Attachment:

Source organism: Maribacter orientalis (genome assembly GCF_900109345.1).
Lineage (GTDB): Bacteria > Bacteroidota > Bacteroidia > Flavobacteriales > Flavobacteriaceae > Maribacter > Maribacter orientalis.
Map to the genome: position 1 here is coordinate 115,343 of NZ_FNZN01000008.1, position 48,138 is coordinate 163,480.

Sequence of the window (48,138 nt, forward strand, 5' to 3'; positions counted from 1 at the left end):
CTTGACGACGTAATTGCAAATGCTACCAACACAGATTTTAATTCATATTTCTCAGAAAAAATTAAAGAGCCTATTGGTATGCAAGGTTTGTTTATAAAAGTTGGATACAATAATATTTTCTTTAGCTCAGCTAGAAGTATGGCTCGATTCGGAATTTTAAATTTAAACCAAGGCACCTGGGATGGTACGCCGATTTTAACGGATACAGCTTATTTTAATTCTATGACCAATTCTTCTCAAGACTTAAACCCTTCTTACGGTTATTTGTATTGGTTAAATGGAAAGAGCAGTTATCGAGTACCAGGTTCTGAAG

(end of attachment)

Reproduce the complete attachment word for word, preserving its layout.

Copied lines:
Source organism: Maribacter orientalis (genome assembly GCF_900109345.1).
Lineage (GTDB): Bacteria > Bacteroidota > Bacteroidia > Flavobacteriales > Flavobacteriaceae > Maribacter > Maribacter orientalis.
Map to the genome: position 1 here is coordinate 115,343 of NZ_FNZN01000008.1, position 48,138 is coordinate 163,480.

Sequence of the window (48,138 nt, forward strand, 5' to 3'; positions counted from 1 at the left end):
CTTGACGACGTAATTGCAAATGCTACCAACACAGATTTTAATTCATATTTCTCAGAAAAAATTAAAGAGCCTATTGGTATGCAAGGTTTGTTTATAAAAGTTGGATACAATAATATTTTCTTTAGCTCAGCTAGAAGTATGGCTCGATTCGGAATTTTAAATTTAAACCAAGGCACCTGGGATGGTACGCCGATTTTAACGGATACAGCTTATTTTAATTCTATGACCAATTCTTCTCAAGACTTAAACCCTTCTTACGGTTATTTGTATTGGTTAAATGGAAAGAGCAGTTATCGAGTACCAGGTTCTGAAG